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Inc. Magazine Awards Figgers Communication “Gold Medal” in the Telecommunications Industry for Its 2020 Best in Business List

For Immediate Release

Dec. 4, 2020

TALLAHASSEE, Fla. – His story of origin has long left audiences inspired and awestruck. But long after his unlikely start of being abandoned as an infant, Freddie Figgers continues to wow. An engineer, inventor, small-business owner and philanthropist extraordinaire, Figgers is gaining nationwide recognition.

On Dec. 3, Inc. Magazine awarded his company, Figgers Communication, the Gold medal in the telecommunications industry as part of its 2020 Best in Business list. The Best in Business list celebrates companies making an outsized impact on their communities, industries and the broader society.

“While it is never my intention to collect awards, it is flattering to be recognized by Inc. Magazine, a preeminent business publication,” said Freddie Figgers, CEO of Figgers Communication. “Our primary objective has always been to offer superior products coupled with superb service. This award is affirmation that we are delivering on that promise.”

With customized products such as a glucose monitor, F bud earphones, a cellphone, smart wireless charger and more, Figgers Communication is a leader in the telecommunications space. The company, under Figgers’ leadership, developed more than 700 programs and other inventions that are used by prominent brands all around the country. In addition to their for-profit operation, Figgers is also a philanthropist. His foundation has awarded more than 500 scholarships, feed individuals and families in need, and supported children in foster care.

For more information or to speak with Mr. Figgers, please contact Jennifer R. Farmer at jenniferr@spotlightpr.org.

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Prepared Statement of Jacob Walthour Jr. to the New Jersey State Senate

New Jersey State Senate

Prepared Statement

December 3, 2020

 

I am Jacob Walthour, the co-founder and Chief Executive Officer of Blueprint. On behalf of the employees and partners of Blueprint Capital Advisors, I want to thank you for the invitation to address the esteemed co-chairs and members of the Joint Committee on Economic Justice and Equal Opportunity.

Blueprint is the only known African American asset manager domiciled in the State of New Jersey and one of few woman or minority-owned firms to ever have the privilege of managing a portion of the State’s pension fund. I assume that our presence was requested today because of our well-publicized federal lawsuit filed against Governor Murphy and his Division of Investment.  I believe it is the largest discrimination case ever filed in the state of New Jersey and one that I filed after tremendous pain and suffering by members of the Division of Investment and the Department of Treasury who have attempted to shut me up through economic retaliation and humiliation and now they are attempting to cover up their quid pro quo system of operating and the racial animus that underlies their treatment of Blueprint.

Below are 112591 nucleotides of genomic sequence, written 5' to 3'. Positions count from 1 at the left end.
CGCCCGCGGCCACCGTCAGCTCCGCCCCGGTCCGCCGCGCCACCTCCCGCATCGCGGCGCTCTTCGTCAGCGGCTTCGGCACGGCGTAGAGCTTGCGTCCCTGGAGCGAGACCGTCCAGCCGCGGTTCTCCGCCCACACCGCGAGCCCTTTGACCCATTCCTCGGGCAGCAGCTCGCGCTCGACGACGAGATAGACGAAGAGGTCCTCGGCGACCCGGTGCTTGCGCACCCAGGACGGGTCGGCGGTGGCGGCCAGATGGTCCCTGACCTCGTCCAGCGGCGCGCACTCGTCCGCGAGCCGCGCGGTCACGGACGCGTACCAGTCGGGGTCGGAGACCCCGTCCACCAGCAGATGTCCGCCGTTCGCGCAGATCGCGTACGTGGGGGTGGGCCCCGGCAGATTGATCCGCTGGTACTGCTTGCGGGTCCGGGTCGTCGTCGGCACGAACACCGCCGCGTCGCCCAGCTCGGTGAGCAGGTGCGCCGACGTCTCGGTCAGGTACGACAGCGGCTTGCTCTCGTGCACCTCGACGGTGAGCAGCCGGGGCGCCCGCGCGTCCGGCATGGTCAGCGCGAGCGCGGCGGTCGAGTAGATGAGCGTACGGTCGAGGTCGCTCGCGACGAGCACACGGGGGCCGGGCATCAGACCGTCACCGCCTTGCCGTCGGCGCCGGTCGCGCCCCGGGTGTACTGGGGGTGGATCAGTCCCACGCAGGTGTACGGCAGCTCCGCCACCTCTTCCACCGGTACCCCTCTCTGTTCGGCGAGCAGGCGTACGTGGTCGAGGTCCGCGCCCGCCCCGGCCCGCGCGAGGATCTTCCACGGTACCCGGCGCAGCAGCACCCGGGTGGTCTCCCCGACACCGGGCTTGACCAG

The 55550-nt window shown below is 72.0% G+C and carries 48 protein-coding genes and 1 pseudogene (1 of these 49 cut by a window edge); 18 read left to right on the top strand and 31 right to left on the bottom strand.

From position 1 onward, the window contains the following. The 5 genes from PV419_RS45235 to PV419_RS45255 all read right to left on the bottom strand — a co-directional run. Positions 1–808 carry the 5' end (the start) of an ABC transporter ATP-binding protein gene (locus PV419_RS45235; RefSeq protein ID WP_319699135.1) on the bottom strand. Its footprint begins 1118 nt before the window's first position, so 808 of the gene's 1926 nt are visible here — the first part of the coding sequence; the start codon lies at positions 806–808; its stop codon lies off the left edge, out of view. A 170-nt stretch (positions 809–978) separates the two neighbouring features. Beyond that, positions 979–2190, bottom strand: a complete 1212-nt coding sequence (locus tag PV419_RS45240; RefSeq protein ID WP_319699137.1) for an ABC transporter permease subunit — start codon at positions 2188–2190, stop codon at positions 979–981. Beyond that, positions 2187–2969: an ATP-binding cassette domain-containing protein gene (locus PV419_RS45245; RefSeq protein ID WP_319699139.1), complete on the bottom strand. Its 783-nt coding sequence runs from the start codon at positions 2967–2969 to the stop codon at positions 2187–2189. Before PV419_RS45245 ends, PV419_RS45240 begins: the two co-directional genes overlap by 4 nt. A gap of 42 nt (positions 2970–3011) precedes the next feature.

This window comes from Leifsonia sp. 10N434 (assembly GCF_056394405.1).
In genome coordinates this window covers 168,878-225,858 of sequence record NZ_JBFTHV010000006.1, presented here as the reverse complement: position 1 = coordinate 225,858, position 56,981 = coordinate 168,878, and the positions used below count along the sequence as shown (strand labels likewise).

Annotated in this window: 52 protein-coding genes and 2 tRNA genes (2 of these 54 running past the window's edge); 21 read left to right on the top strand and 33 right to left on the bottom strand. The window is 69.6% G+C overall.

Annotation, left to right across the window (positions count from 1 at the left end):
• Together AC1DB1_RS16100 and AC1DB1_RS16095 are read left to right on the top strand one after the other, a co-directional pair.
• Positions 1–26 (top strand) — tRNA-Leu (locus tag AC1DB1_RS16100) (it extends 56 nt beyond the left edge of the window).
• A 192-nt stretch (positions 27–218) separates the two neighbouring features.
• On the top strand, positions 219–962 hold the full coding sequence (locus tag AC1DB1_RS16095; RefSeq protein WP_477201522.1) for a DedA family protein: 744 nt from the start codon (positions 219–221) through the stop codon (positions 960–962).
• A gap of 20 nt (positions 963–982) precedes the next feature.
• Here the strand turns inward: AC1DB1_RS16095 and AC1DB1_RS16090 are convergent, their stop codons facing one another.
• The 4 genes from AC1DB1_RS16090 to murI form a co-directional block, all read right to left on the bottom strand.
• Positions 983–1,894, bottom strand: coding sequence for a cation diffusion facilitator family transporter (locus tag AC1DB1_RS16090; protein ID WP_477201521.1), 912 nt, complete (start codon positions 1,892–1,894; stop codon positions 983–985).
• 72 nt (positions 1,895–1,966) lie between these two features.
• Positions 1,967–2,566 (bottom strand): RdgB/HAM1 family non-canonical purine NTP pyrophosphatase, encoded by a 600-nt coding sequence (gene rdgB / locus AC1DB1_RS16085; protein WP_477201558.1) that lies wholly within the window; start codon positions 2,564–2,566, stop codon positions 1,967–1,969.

I want to be clear that I am not talking about the past.  The current administration is acutely aware of the treatment that we have suffered and in fact members of the Murphy administration have at various times traded turns putting their knee on the back of our economic necks in attempt to squeeze the life out of my firm.  Senator Ron Rice called this an “economic lynching” that has left a stain on the eye of the State of New Jersey.  As a man of faith, I can say that only by the grace of God and the strength of my partners have we survived.

Finally, after years of suffering, begging for justice and pleading for fairness we filed.  We filed and it felt good.  It felt good to tell our story the way a runaway slave felt when he left the boundaries of a plantation and tasted freedom.  Sadly, it felt like slavery.  Having someone intentionally inflict pain on you and continue and continue hoping that they can break your spirit or crush the life out of you is exactly how I felt three years ago.  I decided to write a letter to the Division and express how I felt.  My co-founder Carrie Pickett expressed fear that even my sensitively worded emails might prompt serious retaliation. I wrote the following:

Carrie,

I understand your concern. I need to make sure that WE are heard. If my relationship with Chris ends then it ends. I have been fair and supportive. We just delivered a good idea. In the end, I’m trying to save our firm and not protect the irrational people. Even slaves stood up for themselves. Why are we so scared?”

Unfortunately, my partner was correct and the maltreatment continued.  And despite, the national heads of the big three – the NAACP, The Urban League and the National Action Network contacting Governor Murphy and demanding an investigation into the facts of our complains of blatant discrimination and retaliation, there has never been a sentence written about what happened to Blueprint.  Despite prominent clergy and senior elected officials demanding investigations, Governor Murphy has turned his head.  Meanwhile, his orbit of political appointees have tried to slander Blueprint and myself and convince our supporters and clients to abandon us.  In fact, Corey Amon, the Director of the Division of Investment was caught trying to contact Blueprint’s clients to sabotage our relationships and cause economic harm to our firm.

 

When I testified before you in January, I said that there is a rhetoric and a reality to Phil Murphy.  He claims to be about fairness.  He claims that Black Lives Matter.  He claims to support women’s causes. He claims to be about transparency.  That my distinguished committee members is the rhetoric of Phil Murphy.  The reality of Phil Murphy is that despite discussing disparity studies as a precursor to policy changes – he has yet to commission a disparity study in his first three years.  The reality of Phil Murphy is that his 13 person front office staff had no blacks when I brought it to the attention of Black leaders six months ago.  The reality of Phil Murphy is that he refuses to release statistics on how much business is going to women and minority-owned businesses before and after his administration started.  The reality is that when we uncovered a drinking water crisis in our largest city he boarded a plane to India and abandoned the Newark water crisis.  However, he came back to steal credit shamefully from people who worked hard to fix the problem.